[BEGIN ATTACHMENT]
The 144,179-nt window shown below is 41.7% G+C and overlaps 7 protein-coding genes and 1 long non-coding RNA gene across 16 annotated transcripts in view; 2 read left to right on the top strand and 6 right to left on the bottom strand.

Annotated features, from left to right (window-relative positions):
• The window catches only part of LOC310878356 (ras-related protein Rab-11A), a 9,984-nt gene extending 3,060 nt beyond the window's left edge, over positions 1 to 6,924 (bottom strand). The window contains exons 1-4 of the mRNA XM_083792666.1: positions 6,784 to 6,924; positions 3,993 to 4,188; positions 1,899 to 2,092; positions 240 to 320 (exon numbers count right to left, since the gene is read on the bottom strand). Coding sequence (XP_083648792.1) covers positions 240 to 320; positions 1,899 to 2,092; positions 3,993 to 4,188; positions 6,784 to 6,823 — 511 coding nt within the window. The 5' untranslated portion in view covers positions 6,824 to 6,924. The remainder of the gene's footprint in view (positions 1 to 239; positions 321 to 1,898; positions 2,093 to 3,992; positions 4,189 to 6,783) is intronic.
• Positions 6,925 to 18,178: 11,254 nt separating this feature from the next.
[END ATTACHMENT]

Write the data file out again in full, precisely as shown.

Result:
The 144,179-nt window shown below is 41.7% G+C and overlaps 7 protein-coding genes and 1 long non-coding RNA gene across 16 annotated transcripts in view; 2 read left to right on the top strand and 6 right to left on the bottom strand.

Annotated features, from left to right (window-relative positions):
• The window catches only part of LOC310878356 (ras-related protein Rab-11A), a 9,984-nt gene extending 3,060 nt beyond the window's left edge, over positions 1 to 6,924 (bottom strand). The window contains exons 1-4 of the mRNA XM_083792666.1: positions 6,784 to 6,924; positions 3,993 to 4,188; positions 1,899 to 2,092; positions 240 to 320 (exon numbers count right to left, since the gene is read on the bottom strand). Coding sequence (XP_083648792.1) covers positions 240 to 320; positions 1,899 to 2,092; positions 3,993 to 4,188; positions 6,784 to 6,823 — 511 coding nt within the window. The 5' untranslated portion in view covers positions 6,824 to 6,924. The remainder of the gene's footprint in view (positions 1 to 239; positions 321 to 1,898; positions 2,093 to 3,992; positions 4,189 to 6,783) is intronic.
• Positions 6,925 to 18,178: 11,254 nt separating this feature from the next.